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Bird flu outbreak kills 42,000 poultry in central Nigeria

By Olatunji Saliu ABUJA, (Xinhua) -- A bird flu outbreak in Nigeria’s central state of Plateau since last month has killed 42,000 poultry so far, leading to the catastrophic loss of revenues by poultry farmers and posing huge risks to consumers of poultry products in Africa’s most populous country.

The Poultry Association of Nigeria which gave the figure on Monday said in the past week more birds were depopulated in local farms due to the outbreak.

“This development has brought huge losses to local farmers,” said John Dasar, Plateau State head of the local poultry association.

In total, 12 farms have been so far affected by bird flu outbreak in the state.

The bird flu, also known as avian flu, is influenza that spreads among birds and can affect humans.

Dasar attributed the fast spread of bird flu in the central Nigerian state to the hesitation by farmers to report cases in their farms to the authorities.

At least 130 poultry farmers were affected by the disease in 2015 and 2016 but none of them had been compensated by the authorities, he said.

For this reason, rather than report the cases of bird flu in their farms to the authorities, the local farmers would prefer to sell their affected birds to desperate buyers to make quick money, Dasar noted.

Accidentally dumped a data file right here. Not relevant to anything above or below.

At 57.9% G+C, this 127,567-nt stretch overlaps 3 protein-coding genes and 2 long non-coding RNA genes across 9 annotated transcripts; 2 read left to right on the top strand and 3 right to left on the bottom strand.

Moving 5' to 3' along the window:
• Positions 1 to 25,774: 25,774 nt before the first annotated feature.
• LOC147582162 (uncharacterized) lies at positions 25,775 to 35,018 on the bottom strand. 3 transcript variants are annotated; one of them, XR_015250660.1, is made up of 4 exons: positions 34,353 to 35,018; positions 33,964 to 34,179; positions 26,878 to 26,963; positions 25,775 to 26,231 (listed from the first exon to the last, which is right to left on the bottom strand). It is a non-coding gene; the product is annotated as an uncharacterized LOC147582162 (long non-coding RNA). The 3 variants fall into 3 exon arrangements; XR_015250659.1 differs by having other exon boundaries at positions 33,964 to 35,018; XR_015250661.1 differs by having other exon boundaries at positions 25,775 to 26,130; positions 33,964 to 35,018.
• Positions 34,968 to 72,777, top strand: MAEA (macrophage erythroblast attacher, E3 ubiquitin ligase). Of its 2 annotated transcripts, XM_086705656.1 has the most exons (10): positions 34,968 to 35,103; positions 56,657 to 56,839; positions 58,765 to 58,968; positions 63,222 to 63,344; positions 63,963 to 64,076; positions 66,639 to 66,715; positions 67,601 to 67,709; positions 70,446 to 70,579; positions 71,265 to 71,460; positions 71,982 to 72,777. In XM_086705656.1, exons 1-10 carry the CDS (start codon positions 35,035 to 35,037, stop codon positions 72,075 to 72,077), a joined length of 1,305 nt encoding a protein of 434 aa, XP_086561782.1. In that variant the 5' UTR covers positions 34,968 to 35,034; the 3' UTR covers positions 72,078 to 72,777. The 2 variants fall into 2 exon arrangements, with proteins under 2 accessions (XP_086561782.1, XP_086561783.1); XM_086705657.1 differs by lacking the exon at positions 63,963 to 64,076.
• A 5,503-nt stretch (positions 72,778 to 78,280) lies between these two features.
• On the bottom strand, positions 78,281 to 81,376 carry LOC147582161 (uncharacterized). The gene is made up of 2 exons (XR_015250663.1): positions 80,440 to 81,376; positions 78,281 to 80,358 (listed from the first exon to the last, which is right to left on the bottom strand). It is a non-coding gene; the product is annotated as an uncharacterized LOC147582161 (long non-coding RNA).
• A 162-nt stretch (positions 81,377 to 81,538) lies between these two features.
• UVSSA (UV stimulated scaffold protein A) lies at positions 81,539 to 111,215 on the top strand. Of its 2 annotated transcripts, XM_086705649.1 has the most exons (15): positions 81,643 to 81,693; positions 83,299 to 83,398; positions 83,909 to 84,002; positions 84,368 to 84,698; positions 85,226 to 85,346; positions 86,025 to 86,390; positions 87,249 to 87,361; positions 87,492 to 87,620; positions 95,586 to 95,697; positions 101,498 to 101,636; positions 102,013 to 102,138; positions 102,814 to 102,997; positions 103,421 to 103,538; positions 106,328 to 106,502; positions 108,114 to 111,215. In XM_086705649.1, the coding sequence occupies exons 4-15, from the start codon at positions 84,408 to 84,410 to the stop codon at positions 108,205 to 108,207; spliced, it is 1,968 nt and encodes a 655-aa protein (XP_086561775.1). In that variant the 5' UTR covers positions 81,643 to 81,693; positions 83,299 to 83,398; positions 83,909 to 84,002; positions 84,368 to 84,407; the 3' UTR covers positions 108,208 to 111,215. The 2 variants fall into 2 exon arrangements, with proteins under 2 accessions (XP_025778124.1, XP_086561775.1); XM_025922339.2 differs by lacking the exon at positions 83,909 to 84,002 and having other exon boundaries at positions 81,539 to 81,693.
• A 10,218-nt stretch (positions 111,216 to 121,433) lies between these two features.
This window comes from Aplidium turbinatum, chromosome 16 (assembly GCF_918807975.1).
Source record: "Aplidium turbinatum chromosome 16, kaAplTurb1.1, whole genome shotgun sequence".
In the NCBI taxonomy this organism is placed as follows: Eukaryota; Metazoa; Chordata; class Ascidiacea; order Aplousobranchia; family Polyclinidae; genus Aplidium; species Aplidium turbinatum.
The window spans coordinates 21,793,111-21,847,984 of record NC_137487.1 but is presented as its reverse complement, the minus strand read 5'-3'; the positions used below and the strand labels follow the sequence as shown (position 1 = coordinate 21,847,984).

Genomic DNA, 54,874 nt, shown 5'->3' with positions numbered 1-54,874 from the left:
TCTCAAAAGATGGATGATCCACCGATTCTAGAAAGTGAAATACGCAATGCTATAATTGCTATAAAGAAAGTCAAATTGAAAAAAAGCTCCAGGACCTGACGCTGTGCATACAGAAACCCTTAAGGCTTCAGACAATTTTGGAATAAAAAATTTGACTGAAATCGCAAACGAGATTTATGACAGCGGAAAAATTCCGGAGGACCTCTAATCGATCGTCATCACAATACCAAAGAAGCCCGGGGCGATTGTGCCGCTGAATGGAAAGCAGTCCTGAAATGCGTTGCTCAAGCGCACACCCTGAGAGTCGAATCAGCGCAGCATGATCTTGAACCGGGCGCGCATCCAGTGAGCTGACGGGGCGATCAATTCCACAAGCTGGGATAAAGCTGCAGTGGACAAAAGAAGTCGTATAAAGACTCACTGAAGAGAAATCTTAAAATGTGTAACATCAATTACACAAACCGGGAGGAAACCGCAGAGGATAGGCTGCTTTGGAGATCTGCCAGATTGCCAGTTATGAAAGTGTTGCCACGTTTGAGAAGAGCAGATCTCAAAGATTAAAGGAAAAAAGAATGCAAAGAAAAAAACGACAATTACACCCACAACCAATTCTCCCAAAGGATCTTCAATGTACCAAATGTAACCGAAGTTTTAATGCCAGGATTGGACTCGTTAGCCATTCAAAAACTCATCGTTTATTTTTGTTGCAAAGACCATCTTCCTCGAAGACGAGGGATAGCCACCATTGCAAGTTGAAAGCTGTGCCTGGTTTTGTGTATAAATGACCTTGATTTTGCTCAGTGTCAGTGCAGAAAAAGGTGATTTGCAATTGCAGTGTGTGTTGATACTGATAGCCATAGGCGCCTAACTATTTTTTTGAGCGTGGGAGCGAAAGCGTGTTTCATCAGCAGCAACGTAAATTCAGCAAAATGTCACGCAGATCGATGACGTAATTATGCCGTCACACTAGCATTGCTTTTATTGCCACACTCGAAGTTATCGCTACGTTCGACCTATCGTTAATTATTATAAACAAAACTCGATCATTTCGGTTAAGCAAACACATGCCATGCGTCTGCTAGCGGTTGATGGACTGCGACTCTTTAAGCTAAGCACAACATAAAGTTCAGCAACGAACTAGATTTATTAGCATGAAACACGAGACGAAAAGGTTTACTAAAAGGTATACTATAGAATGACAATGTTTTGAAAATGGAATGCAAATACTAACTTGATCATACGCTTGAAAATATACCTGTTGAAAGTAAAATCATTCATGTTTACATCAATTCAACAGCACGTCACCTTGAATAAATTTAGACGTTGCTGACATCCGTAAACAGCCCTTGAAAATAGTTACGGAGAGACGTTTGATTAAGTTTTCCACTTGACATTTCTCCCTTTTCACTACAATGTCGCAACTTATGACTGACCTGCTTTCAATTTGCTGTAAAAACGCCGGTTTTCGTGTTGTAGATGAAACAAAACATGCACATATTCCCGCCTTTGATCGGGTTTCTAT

“In the past, whenever we got wind of an outbreak, we alert government officials to take immediate action; that is the only option,” he said.

The latest outbreak of bird flu “is making farmers go through a tough time,” he told Xinhua, adding the disease had affected the supply of eggs and other poultry products in the markets.

Nigerian authorities said they are taking the right steps to curtail the spread of the disease to prevent great losses to the poultry industry and of human lives in the west African country.

On Jan. 25, the Nigerian parliament ordered an investigation into the recurring bird flu cases in some parts of the country.

At least 80,000 poultry were culled in 45 farms following an outbreak of avian influenza in Nigeria’s northwestern state of Kano in January 2016.

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